Neither are Luther, the documentary, or Cauterncci willing to unleash their collective fury at the most culpable person in the entire sorry affair: Mangum. Instead, writers like Cauterncci are complicit in minimizing Mangum's blameworthiness by wallowing in red herrings:
One [non-accused Duke Lacrosse player] did write an email less than an hour after the alleged attack that said, at the next party with strippers, “I plan on killing the bitches as soon as the[y] walk in and proceding to cut their skin off while cumming in my duke issue spandex.” Nifong and his enablers did the three indicted players a grave injustice, but it’s hard to muster a full 90 minutes of righteous anger on their behalf.
The email of which she writes has nothing to do with Magnums false accusation. Nifong did the three men accused a grave injustice. Mangum did a greater one. She knew it was false. She accused innocents of raping in an attempt to cover up her own sorted behavior And yes, Ms. Cauterncci, I can muster righteous anger for anyone publicly drug through the sewerage of being wrongly accused of rape.

Cauternc cannot help but quote directly from Luther's piece, which essentially argues the case has resulted in the tar and feathering of sexual violence victims:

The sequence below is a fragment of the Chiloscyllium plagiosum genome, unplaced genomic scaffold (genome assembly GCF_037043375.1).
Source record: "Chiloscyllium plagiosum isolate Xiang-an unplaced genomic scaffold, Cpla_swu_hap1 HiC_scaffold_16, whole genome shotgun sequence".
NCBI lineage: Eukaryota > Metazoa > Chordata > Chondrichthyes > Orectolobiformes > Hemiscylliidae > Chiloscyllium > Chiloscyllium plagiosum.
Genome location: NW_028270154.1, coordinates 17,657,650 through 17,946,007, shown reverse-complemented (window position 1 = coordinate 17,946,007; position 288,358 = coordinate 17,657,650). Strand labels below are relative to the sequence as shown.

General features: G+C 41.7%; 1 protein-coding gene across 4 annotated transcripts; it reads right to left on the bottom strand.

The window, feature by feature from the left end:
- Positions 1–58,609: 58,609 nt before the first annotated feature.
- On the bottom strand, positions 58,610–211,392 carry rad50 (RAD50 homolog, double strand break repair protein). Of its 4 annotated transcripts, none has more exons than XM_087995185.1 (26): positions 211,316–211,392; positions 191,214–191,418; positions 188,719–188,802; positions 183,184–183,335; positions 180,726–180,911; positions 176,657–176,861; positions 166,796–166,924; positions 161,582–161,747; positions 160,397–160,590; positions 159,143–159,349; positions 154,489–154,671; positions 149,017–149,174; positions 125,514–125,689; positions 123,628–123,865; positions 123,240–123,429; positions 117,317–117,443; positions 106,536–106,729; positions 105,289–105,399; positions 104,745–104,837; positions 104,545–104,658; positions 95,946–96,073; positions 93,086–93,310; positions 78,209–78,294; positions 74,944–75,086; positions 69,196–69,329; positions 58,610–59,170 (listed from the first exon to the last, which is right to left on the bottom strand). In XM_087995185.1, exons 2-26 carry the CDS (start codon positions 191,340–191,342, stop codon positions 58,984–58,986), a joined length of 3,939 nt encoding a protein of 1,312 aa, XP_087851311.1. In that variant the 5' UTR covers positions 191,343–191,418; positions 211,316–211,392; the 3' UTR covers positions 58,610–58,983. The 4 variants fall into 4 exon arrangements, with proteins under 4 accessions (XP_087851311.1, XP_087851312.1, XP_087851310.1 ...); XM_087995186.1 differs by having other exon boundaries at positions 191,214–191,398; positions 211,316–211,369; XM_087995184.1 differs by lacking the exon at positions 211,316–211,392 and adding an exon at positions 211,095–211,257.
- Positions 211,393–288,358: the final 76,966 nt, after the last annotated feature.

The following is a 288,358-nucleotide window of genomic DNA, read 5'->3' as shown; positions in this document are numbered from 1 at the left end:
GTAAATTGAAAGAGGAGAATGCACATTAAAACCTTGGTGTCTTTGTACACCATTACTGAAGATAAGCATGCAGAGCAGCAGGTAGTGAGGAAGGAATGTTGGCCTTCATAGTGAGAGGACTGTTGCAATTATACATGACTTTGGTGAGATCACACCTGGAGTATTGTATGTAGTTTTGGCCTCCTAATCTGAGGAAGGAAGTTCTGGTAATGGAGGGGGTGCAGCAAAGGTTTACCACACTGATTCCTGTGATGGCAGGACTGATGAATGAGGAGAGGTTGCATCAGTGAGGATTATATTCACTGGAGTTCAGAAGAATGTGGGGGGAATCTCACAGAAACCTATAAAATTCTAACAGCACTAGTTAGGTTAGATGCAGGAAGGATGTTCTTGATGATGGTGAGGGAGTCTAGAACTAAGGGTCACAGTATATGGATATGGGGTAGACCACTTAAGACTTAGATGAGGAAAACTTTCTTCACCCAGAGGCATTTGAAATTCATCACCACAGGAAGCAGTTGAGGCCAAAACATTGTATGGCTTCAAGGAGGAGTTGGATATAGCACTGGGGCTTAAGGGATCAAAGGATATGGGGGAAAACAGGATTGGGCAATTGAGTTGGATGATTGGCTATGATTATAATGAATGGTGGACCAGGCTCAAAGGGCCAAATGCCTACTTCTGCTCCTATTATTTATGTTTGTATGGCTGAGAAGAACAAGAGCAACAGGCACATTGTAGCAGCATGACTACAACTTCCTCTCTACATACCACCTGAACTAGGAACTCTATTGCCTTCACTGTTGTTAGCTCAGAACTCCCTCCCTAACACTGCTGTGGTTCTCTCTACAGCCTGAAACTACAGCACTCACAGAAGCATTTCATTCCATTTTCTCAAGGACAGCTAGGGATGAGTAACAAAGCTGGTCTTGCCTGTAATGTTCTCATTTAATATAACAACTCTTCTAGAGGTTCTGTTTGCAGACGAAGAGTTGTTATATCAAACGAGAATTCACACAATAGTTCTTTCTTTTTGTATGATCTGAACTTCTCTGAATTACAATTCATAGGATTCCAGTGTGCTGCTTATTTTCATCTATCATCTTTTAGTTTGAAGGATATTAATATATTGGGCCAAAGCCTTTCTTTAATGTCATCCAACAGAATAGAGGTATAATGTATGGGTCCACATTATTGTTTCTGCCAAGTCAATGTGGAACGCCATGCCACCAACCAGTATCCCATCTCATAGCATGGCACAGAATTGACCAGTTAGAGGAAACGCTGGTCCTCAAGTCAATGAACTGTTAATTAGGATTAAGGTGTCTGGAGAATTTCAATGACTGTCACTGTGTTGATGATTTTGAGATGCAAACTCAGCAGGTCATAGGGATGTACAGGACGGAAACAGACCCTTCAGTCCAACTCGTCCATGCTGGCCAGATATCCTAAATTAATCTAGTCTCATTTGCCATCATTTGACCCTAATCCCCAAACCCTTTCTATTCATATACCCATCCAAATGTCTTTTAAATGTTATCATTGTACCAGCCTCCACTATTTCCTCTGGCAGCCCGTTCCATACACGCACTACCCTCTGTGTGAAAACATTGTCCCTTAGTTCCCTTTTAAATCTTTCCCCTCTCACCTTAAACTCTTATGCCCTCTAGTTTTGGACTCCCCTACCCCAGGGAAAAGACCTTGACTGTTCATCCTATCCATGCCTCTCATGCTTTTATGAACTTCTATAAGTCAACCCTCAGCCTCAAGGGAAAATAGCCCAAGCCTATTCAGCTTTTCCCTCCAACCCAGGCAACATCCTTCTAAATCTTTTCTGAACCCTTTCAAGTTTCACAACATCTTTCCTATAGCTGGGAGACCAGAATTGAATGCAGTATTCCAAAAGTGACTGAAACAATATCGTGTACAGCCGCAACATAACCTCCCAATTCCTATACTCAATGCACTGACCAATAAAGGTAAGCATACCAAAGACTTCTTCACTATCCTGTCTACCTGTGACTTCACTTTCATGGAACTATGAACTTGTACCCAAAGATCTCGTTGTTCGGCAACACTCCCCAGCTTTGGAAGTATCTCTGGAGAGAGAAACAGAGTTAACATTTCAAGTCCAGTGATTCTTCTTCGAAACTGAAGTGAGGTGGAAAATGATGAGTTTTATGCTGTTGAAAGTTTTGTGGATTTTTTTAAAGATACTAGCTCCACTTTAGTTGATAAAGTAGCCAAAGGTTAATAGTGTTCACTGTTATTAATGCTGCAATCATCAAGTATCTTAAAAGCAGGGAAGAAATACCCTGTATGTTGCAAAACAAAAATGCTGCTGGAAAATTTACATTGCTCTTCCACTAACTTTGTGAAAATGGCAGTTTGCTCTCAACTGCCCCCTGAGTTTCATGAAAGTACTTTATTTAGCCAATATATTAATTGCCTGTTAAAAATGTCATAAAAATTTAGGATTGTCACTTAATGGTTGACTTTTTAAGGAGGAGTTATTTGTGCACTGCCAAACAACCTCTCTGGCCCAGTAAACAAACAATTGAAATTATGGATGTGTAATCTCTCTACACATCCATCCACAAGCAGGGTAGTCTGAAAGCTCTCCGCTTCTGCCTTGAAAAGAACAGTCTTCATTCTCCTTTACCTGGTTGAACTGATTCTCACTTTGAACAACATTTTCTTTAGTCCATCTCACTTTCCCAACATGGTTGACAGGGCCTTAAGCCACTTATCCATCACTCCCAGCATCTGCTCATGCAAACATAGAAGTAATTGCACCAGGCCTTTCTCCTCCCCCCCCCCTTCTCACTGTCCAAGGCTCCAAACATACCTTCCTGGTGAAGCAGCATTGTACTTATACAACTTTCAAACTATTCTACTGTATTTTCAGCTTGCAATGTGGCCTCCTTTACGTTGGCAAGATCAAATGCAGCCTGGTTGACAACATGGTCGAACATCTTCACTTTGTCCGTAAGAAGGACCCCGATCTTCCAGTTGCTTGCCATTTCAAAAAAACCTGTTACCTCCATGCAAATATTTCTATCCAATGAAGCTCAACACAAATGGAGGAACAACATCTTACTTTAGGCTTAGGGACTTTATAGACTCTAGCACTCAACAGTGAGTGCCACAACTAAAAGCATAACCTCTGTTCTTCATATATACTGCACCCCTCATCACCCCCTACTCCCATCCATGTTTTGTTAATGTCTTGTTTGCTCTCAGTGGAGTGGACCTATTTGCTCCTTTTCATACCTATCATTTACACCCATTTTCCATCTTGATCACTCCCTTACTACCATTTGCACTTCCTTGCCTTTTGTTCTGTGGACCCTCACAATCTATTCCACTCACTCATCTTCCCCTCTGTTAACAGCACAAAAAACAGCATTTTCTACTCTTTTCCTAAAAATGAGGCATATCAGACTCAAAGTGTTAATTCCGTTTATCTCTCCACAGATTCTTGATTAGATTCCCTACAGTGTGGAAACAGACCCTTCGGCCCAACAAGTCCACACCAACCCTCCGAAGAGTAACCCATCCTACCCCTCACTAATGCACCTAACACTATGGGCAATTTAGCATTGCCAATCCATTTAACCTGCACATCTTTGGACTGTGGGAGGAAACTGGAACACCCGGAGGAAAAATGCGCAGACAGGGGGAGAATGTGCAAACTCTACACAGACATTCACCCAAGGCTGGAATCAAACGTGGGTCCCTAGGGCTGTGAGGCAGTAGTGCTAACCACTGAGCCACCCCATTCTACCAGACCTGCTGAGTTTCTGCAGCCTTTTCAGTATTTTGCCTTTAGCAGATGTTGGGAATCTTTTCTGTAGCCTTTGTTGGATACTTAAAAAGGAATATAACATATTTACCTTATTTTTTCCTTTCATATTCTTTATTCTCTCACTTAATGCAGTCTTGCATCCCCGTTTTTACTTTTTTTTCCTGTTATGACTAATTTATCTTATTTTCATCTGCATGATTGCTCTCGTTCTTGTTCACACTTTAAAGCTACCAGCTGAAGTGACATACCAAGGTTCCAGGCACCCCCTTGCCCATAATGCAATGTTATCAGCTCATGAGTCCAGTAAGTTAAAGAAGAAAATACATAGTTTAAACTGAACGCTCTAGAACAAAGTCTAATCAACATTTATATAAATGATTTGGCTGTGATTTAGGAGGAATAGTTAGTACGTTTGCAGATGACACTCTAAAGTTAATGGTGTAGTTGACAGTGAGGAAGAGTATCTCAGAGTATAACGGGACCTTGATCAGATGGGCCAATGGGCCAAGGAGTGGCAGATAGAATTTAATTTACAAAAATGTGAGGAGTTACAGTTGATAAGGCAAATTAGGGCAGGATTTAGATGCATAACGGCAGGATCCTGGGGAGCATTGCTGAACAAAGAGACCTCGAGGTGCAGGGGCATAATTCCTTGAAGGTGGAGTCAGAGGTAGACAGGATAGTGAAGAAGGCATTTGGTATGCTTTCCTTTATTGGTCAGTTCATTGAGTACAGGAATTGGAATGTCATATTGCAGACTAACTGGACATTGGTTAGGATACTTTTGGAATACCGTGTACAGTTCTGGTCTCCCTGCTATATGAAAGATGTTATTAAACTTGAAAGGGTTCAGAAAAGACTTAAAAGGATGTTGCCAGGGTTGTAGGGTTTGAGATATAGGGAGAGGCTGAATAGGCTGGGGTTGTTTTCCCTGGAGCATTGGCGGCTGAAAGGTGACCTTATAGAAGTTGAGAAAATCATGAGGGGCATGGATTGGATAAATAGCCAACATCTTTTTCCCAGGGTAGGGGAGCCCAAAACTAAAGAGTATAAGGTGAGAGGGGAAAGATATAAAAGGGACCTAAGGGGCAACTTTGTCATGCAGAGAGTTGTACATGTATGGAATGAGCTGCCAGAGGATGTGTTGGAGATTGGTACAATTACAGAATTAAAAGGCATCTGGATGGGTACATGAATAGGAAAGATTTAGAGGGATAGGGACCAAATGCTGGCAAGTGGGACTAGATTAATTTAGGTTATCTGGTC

Today, someone need only say the word 'Duke' in a discussion about sexual violence and for all listening it invokes the specter of a false accuser who cries rape and ruins the lives of innocent men. The case is mentioned during sexual assault trials by defense attorneys whenever they can manage to work it in; a mere mention of 'Duke Lacrosse,' even if ultimately objected and sustained, plants a seed of doubt in the jury’s mind about the victim’s credibility. 
Magnum's accusation was not about "sexual violence." It was instead about false accusation. More important, any good criminal defense lawyer will use the Duke Lacrosse case for reasons having nothing to do with sexual assault. I use it, for example, to illustrate to jury panels how the Presumption of Innocence is easy in the abstract, but much more difficult to follow in practice.

Cauterncci's story ends ironically, without realization that her ilk's minimization of Magnum's misdeeds is just the kind of thing that lead to the erroneous Rolling Stone story "A Rape on Campus" by Sabrina Erdely, concerning a false accusation of a gang rape at UVA a decade later.
Instead, the case should be a reminder of the danger of hanging all hopes for race, gender, and class restitution on a perfect story that might not hold up. “Every person with every agenda wanted it to be true,” says the mother of indicted player Reade Seligmann in the film. Thanks to the bungled misdeeds of a media-happy district attorney with an eye on his own reelection campaign, they got no catharsis—they got scammed.
Instead, false accusations of rape will happen again in no small part due to the minimization illustrated by Cauterncci and Luther. It will happen again in a context that will illustrate not  the murkiness of the criminal justice system, but the murkiness of university disciplinary due process.

No comments:

Post a Comment